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Unknown and Dangerous

Unknown and Dangerous
Six Secrets of Safety

 

You would think the last thing we want to have is secrets about safety. Just imagine how that conversation goes. “Well, we would like to help you to avoid injury but I’m afraid that information is classified.” Seriously. Classified under what? Stupidity?

Surely, all the information we need to be safe at a basic level is available to everyone—or, at the bare minimum, to all those in charge of safety programs. At least, that’s what common sense would tell us. As it turns out, it’s not exactly true. A lot of safety information may be known in specific industries or in certain circles, but it’s largely not discussed or implemented in all industries.

As the saying goes, the truth hurts—but withholding key safety information obviously hurts a lot more.

Below are six secrets of safety and the reasons they’re so important.

  1. A high percentage of back injuries come from lifting items that don’t weigh much. Repetitive lifting of lighter objects, without using the same technique that heavy-object lifting calls for, causes as many injuries as trying to lift that big bag of fertilizer that weighs slightly more than a Backstreet Boy.
  2. Companies with the best safety records are almost always the most productive and profitable. Those cigar-chomping executives in the early 1980s who said things like “We’re not in the safety business; we’re in the ‘making money’ business” were 100% dead wrong! There is a direct and consistent correlation with performance, profitability, success and great safety records. It seems the safest idea to emerge from the ’80s was shoulder pads for women.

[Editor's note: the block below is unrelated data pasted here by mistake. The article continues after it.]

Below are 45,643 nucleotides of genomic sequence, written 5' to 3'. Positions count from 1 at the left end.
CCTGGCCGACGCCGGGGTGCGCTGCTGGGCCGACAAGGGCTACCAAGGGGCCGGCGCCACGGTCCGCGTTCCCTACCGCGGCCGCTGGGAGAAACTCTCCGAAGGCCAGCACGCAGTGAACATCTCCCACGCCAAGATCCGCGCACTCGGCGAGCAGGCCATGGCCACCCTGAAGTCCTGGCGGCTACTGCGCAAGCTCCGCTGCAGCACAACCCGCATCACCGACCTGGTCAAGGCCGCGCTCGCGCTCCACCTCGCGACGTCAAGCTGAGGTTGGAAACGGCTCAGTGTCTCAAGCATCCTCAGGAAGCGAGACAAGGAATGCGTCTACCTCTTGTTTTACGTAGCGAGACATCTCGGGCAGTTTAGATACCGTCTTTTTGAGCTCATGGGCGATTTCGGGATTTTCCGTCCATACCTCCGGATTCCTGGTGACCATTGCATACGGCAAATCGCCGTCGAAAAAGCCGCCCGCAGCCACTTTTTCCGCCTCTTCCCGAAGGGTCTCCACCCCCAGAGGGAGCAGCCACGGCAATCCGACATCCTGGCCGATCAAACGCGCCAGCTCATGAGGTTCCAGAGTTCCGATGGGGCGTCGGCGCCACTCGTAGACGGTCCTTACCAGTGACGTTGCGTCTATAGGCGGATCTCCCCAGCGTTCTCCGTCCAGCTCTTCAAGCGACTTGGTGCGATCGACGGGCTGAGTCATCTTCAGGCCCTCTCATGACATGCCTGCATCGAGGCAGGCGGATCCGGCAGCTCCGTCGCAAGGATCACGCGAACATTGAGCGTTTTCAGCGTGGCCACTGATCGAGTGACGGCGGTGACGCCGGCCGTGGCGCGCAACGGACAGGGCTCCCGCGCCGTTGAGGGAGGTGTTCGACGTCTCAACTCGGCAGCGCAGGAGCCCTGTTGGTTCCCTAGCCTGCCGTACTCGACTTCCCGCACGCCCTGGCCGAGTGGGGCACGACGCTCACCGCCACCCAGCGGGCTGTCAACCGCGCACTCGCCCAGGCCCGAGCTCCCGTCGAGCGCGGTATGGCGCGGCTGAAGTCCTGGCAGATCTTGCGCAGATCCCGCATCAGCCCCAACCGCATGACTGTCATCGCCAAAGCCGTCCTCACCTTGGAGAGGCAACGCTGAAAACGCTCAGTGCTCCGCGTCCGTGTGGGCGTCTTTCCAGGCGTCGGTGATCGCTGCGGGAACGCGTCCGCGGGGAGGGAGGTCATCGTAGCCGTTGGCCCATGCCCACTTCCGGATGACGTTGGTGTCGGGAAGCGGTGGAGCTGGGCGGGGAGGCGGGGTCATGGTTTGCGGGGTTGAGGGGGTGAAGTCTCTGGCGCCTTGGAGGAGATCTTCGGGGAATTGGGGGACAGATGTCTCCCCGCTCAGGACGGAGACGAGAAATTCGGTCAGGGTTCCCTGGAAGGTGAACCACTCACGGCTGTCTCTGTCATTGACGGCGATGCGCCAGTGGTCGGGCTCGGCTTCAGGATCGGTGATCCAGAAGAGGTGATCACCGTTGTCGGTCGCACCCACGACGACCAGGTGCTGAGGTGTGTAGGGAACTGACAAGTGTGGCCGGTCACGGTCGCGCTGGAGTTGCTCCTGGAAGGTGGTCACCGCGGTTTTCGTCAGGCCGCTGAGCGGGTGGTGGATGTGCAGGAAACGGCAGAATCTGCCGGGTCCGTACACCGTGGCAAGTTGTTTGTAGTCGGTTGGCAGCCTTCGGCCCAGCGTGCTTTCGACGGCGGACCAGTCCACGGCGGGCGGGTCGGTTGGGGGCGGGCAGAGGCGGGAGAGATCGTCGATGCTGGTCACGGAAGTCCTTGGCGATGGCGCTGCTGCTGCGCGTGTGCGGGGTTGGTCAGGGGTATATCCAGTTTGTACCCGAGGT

3. The biggest problem in safety. We often hear that slips, trips and falls are the most common causes of injury. In fact, approximately 17,000 people are killed annually as a result of preventable slips, trips and falls. However, obesity leads to 30,000 deaths each year. So, statistically, it’s much safer to be clumsy than it is to be overweight. I guess that means no one is in more danger than an uncoordinated guy in stretch pants!
  4. A really good safety track record by an individual can be extremely dangerous. As strange as it seems, if someone has a great track record but doesn’t do things the safe way, many people who lack that person’s skills and ability may copy this “safety star” and become injured because of it. The lesson here: knowing that success can create failure is the key to success. (I had to reread that sentence twice and I wrote it, so don’t feel bad.)
  5. The best safety program on earth is nearly useless without engaged employees. It can be a hard pill to swallow, but unless your employees feel valuable and look out for each other, it doesn’t matter how well received your safety program has been. Complacency and lack of awareness are the No. 1 side effects among people who don’t like their job. And, as an added negative bonus, research shows they are the most likely to sue you. That makes unhappy employees also a danger to your finances!
  6. How safe are we really? Though we are arguably safer than we’ve ever been on the job, there are many occupations that have over 100 people killed per 100,000 on an annual basis. Some of those jobs would surprise you, including white collar jobs that involve no physical labor. That means one of the most dangerous things you can be is … employed.

My purpose in revealing these secrets is not to scare anybody. If you’ve heard me speak at a safety convention, watched my videos or read my books or articles, you know that’s not my style. Fear-based influence is fleeting. My goal is to prompt you to look deeply into safety and the potential for injury and fatalities in your organization and at home. Additionally, please share the information you’ve learned from your industry so it might help others in theirs. (On that note, I thank those who contributed to the creation of this list.) They say the truth will set you free-and, as it turns out, that includes being incident free.


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Garrison Wynn is a nationally known keynote speaker, author, and consultant. He is the CEO and founder of Wynn Solutions, specializing in how people and organizations can be more influential.

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